Of course, but what does it have to do with the war on CO2? If anything, there is an inverse relationship. Money spent on reducing CO2 production is not used to get cleaner environment and instead of producing jobs, it is moving existing jobs abroad if not destroying them outright.

            “… I don’t think either side can be accused of deliberate and intentional misrepresentation …”

            Petra, did you see Tony’s graph showing the “adjustments” to measured temperature data corresponding closely with measured increases of CO2 concentrations? Can you come up with an alternative explanation of the surprising match?

          • Colorado Wellington says:

            Edit error: faulty closing italics tag after quotation

          • Gail Combs says:

            The Climategate Emails SCREAM SCAM!

            The Firing of Dr Gray, Dr Happer Dr Salby and many others SCREAMs SCAM!

            The lawsuits then refusal to produce evidence during discovery by Mikey Mann SCREAMS SCAM!

            The censorship of skeptics in Academia, conferences, blog comments and the news SCREAMS SCAM!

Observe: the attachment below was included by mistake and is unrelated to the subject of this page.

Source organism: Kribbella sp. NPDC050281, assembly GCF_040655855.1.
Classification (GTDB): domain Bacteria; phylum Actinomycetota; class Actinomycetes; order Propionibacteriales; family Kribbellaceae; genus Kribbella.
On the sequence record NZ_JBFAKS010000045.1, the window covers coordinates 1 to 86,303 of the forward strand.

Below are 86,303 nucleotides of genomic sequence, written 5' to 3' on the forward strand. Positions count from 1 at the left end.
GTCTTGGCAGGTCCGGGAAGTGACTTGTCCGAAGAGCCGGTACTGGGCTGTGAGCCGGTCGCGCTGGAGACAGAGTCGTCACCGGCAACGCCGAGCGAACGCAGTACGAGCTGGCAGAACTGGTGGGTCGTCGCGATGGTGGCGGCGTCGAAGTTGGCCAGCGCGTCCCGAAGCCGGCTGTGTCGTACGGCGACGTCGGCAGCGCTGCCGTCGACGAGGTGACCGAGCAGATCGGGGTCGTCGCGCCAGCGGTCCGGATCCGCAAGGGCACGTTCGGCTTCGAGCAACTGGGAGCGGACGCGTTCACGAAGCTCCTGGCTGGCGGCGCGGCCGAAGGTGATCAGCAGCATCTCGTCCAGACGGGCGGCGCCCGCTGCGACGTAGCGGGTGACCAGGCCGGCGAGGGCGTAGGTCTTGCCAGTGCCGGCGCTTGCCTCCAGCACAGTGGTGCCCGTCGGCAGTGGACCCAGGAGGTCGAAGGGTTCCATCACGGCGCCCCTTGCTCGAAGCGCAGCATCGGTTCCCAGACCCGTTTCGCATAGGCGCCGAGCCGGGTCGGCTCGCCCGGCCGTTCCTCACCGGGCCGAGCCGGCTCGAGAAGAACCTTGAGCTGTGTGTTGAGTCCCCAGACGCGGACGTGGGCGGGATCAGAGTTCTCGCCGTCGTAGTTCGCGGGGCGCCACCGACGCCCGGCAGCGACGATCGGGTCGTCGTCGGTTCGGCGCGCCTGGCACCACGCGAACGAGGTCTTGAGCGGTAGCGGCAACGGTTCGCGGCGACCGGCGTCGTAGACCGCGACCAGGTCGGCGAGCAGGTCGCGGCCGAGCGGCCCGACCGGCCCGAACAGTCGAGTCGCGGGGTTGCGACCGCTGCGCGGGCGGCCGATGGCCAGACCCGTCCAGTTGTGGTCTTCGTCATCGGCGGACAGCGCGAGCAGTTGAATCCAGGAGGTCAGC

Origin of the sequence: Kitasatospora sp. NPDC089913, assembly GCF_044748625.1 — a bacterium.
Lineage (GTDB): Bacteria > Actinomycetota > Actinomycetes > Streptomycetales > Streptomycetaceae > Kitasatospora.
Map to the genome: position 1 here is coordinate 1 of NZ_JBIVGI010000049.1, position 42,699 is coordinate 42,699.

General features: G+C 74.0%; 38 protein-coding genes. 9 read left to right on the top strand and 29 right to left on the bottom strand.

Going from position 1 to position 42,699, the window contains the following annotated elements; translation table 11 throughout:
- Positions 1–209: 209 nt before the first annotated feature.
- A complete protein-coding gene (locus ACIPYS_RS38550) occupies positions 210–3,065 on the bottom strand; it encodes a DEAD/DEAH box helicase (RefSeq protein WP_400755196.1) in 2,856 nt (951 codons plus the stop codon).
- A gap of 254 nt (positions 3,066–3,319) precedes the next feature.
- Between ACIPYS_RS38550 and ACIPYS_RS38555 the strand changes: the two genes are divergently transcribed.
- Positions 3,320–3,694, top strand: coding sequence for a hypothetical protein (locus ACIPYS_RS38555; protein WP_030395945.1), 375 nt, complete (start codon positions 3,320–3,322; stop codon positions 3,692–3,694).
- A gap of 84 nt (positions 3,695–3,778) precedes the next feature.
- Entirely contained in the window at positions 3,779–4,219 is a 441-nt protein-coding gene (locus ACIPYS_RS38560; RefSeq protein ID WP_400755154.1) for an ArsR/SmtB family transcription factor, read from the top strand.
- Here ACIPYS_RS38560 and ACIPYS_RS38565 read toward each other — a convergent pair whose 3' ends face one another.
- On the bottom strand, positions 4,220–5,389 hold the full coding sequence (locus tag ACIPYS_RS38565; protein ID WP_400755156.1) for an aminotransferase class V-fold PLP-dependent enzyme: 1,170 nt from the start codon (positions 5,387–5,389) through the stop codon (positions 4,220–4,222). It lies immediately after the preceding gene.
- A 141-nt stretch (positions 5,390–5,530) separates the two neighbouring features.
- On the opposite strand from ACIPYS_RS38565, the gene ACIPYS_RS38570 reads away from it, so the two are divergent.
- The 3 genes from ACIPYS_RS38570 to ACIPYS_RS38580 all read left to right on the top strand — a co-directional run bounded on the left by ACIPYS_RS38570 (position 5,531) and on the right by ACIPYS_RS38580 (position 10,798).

BBC’s six-year cover-up of secret ‘green propaganda’ training for top executives SCREAMS SCAM!

            This graph of Tony’s showing CO2 vs Adjustments SCREAMS SCAM!
            CO2 Drives NCDC Data Tampering

          • Gail Combs says:

            However what SCREAMS SCAM the most is the transfer of money from tax payers and customers TO the SCAMMERS.

            FOLLOW THE MONEY!

            Climate change is potentially a $7 Trillion dollar money making venture (for banksters)

            The current “green” industry is already around $1.5 Trillion a year. Mark Carney, the Governor of the Bank of England said he expects this to grow to $5-7 trillion.

            Financial Post: Climate change a $7 trillion funding opportunity

            He said that given the enormous funding needs for clean infrastructure — he estimates at somewhere between $5 trillion and $7 trillion a year — investment opportunities will rebound.

            If clean green energy was efficient, cheap and reliable there would be no “funding need” as the market would leap to exploit that opportunity. Instead most leading investors act like they are skeptics. The fact that central bankers are selling it so aggressively says a lot. Perhaps central bankers want to help the poor and save the world, or could it be that the entire financial industry will profit from a fake, forced market and another fiat currency? What are the brokerage fees on a $7T market…

            Or take just one of the tentacles of the scam Biofuel:

            Recently I sent Griffy off to a Mother Jones article.

            Andreas of ADM is the biggest all time campaign contributor to politicians.